Fall TV Review: How Freaky Is American Horror Story: Freak Show?

Fall TV Review: How Freaky Is American Horror Story: Freak Show?
Jyoti Amge as Ma Petite and Naomi Grossman as Pepper in American Horror Story: Freak Show
Michele K. Short/FX

10/08/2014 AT 07:00 PM EDT

It seems pretty safe to say that Kathy Bates probably never expected to play a bearded lady, let alone one with a broad Canadian accent. Or that Sarah Paulson aspired to play a woman with two heads – the one on the right puritanically grim and skeptical, the one on the left a bit dippy and worshipful of movie stars.

But anything goes on American Horror Story, starting its fourth season, Freak Show.

Everything goes.

This new incarnation of the series stars Jessica Lange, the anchor of every season so far, as Elsa Mars, a failed German actress who runs a barely surviving traveling sideshow in the early 1950s.



She and her entourage of human curiosities, including a young man with lobster-claw hands and a woman no taller than a shoe box, have pitched their few tents outside Jupiter, Florida.

Drumming up business is a challenge. The local authorities aren't encouraging, and the townspeople are inclined to stay indoors at night: Just as Elsa's show has arrived in town, so has a maniac killer clown. He has a sutured forehead and a skull's grin.

And yet, if you suffer from clown phobia, he's less upsetting than an actual clown. It's nice, the few times he sculpts a balloon.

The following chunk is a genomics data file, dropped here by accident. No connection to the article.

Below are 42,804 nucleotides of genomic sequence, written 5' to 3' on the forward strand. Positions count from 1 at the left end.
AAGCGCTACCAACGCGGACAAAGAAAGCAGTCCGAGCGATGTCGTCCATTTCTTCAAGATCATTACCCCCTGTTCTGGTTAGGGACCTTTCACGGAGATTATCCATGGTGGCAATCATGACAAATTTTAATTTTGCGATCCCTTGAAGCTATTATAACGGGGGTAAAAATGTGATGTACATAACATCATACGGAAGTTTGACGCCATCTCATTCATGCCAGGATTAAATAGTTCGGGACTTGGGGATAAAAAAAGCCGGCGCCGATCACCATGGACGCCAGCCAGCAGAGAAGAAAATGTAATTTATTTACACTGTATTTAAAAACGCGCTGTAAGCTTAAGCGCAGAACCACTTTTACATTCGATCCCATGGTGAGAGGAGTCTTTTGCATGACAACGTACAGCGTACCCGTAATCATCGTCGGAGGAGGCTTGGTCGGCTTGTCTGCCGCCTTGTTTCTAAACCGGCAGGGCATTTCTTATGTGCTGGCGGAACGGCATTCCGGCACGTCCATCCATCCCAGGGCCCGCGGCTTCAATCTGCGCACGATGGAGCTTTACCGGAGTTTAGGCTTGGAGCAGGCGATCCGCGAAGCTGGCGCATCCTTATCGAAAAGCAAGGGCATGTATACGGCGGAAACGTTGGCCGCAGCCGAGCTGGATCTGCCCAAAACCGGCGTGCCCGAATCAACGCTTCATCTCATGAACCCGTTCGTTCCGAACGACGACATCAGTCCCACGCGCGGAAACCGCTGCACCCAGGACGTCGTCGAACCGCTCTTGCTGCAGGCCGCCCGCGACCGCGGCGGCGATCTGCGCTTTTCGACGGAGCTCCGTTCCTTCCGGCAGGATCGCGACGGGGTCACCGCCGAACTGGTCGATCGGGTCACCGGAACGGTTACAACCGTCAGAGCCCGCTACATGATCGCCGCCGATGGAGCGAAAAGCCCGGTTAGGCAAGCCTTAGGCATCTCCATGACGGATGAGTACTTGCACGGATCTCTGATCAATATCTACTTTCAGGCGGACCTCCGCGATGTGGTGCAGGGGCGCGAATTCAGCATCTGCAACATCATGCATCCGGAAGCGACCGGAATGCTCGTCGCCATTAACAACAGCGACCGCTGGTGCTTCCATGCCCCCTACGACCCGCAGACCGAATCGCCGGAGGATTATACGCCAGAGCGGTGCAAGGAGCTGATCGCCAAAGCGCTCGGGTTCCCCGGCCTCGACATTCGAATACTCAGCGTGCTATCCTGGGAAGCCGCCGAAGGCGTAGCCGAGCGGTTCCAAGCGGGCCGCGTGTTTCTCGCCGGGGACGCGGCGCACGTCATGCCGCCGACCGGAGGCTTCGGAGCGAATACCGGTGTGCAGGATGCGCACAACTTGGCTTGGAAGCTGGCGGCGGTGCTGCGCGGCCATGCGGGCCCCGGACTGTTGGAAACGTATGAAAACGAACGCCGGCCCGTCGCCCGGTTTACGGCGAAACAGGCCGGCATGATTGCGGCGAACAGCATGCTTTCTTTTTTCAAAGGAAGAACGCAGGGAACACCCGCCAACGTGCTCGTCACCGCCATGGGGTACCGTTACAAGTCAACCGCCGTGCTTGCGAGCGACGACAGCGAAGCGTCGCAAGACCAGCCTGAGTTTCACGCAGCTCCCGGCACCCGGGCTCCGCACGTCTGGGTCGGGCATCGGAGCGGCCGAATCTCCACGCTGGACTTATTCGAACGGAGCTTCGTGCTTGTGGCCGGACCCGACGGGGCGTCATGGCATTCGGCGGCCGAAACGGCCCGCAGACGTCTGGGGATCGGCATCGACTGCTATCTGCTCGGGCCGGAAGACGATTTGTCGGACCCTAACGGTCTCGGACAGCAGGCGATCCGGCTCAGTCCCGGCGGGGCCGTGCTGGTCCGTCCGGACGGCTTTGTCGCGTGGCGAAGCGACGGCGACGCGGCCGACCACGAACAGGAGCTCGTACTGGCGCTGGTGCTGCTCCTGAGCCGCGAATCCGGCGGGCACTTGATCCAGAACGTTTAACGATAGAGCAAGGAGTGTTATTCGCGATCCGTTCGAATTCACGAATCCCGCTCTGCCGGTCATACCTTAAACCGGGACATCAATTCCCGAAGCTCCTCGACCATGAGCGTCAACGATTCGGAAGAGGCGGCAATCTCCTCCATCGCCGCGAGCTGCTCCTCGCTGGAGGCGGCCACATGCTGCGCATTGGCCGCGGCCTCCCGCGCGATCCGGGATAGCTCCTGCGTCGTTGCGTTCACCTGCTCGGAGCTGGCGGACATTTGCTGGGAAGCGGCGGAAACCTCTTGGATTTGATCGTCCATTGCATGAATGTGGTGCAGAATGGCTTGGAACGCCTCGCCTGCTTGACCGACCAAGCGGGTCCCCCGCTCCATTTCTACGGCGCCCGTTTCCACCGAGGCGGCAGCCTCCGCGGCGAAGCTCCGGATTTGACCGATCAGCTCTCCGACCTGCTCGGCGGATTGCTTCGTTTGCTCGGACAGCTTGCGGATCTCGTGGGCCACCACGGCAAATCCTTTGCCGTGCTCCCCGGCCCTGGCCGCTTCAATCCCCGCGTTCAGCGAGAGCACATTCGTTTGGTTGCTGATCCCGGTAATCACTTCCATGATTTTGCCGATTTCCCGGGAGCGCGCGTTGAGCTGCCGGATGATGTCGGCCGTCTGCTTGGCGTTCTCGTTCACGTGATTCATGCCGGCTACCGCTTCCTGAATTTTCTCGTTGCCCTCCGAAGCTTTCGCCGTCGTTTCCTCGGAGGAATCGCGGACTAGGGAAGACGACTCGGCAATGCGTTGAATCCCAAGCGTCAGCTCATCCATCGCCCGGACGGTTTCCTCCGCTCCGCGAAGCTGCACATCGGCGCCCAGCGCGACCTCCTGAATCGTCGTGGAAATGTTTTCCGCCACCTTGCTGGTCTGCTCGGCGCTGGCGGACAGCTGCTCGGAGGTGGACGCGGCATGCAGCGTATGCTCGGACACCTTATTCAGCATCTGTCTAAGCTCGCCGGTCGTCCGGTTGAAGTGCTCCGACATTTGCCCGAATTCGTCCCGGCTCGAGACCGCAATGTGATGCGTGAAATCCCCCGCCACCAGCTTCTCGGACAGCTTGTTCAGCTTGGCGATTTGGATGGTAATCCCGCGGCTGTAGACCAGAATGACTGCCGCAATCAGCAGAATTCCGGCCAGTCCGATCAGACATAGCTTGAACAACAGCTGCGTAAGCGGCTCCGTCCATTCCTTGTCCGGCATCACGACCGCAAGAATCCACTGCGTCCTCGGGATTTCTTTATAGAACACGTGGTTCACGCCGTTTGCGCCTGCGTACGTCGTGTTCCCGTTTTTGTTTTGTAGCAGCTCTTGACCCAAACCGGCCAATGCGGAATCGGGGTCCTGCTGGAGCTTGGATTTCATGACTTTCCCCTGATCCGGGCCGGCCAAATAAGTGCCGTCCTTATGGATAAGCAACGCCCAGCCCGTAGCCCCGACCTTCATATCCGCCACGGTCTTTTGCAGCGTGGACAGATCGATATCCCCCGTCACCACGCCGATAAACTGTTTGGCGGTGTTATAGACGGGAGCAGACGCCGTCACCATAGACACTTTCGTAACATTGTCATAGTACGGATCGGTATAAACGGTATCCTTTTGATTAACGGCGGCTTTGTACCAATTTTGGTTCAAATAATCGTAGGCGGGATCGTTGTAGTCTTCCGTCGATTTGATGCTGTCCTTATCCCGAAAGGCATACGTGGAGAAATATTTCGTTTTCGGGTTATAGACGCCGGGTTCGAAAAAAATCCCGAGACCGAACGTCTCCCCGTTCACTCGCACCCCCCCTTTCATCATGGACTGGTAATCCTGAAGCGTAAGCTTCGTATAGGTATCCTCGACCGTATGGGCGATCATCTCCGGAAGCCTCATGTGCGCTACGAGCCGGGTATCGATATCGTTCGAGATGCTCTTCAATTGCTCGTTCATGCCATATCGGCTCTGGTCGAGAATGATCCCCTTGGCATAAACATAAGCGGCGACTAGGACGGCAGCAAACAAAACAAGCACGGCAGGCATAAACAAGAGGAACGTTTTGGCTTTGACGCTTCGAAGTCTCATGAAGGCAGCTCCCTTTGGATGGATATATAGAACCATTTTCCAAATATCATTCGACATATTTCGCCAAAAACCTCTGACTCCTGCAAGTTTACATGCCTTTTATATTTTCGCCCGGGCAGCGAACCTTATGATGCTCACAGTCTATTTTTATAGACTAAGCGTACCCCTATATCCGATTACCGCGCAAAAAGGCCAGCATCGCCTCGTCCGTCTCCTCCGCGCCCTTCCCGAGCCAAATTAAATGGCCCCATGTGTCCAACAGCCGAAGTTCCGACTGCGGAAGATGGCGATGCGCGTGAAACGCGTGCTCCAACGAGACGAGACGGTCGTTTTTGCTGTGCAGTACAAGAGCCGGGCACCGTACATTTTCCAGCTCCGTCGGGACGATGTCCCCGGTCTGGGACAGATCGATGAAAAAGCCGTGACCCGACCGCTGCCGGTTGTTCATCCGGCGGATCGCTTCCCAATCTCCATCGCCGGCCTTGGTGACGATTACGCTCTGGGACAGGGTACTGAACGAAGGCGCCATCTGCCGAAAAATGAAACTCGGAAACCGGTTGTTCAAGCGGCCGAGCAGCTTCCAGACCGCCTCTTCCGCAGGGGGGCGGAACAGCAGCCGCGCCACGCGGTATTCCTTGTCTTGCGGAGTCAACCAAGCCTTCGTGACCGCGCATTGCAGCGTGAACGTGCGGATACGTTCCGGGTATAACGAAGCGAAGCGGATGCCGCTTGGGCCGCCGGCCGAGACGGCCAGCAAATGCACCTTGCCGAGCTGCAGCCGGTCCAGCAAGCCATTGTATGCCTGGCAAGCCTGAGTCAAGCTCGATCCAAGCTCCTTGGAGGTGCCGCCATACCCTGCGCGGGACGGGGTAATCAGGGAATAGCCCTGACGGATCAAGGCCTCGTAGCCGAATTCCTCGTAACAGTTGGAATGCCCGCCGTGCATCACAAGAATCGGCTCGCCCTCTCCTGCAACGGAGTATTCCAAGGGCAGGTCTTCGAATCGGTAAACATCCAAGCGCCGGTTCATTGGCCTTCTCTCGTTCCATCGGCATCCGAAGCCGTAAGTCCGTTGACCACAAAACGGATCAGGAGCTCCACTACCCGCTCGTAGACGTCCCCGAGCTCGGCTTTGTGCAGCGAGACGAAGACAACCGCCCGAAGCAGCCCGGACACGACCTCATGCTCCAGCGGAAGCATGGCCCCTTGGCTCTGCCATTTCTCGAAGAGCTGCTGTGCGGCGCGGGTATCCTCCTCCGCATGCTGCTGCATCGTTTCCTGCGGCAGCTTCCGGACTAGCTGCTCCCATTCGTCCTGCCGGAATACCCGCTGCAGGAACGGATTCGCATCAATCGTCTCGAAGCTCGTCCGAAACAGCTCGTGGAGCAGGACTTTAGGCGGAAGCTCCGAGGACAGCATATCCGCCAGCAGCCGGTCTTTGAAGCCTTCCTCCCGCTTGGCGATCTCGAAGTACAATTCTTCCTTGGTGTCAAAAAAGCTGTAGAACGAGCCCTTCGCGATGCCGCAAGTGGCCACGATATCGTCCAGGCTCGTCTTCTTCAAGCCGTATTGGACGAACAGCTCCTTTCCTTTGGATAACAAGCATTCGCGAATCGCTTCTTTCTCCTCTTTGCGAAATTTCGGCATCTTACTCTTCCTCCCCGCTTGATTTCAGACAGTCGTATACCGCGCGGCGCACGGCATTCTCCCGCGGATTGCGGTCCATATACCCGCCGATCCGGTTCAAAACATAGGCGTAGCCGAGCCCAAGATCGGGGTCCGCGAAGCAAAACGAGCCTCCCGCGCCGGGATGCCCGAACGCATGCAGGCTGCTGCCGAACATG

Twisty – which is how the character is identified on IMDB – seems to be operating independently of Elsa, but the plots on AHS always take wild leaps and make wilder connections. It will probably turn out that, back in Germany, he and Elsa performed in an infernal cabaret for Nazi officers on "leather" nights. Or he may have been her manny. Who knows?

The first few episodes are, in fact, relatively restrained, especially compared to the revolting gore that launched last year's Coven. The sideshow theme, which inevitably harks back to Freaks, the notorious 1931 horror movie, doesn't have the same meaning for a modern audience. What was once treated with revulsion and perhaps condemned as the sins of the fathers visited upon their children is now understood in terms of genetics and medicine and is protected and accommodated by law.

And documented on reality television.

That leaves a viewer to enjoy instead the show's always adventurous performers as they act out, at least initially, a bottom-of-the-barrel allegory about the vagaries and narcissism of Hollywood – what Lange's Elsa, purring with an accent that recalls Marlene Dietrich, refers to as a "long and complicated affair with show business."

Elsa, who fears that fame has eluded her forever, weeps with shame after she hires Bette and Dot (Paulson) out of a desperate hope that a new headliner will bring in people to hear her sing. Elsa also hires a new barker named Dell (Michael Chiklis), a strongman out of Chicago. He arrives with the beautiful, three-breasted Desiree (Angela Bassett). Tony promotes Bette and Dot, all right, but kicks Elsa's name down to the bottom of the bill. Elsa no like.

And then Bette and Dot, who have never been in complete or even approximate harmony, are further unsettled by the spotlight. Are they about to begin descending into a one-woman, two-headed version of What Ever Happened to Baby Jane?

If we're lucky, yes.

The most aberrant yet natural thing in all humanity, perhaps, is the desire to be a star.

American Horror Story: Freak Show premieres Wednesday (10 p.m. ET) on FX.

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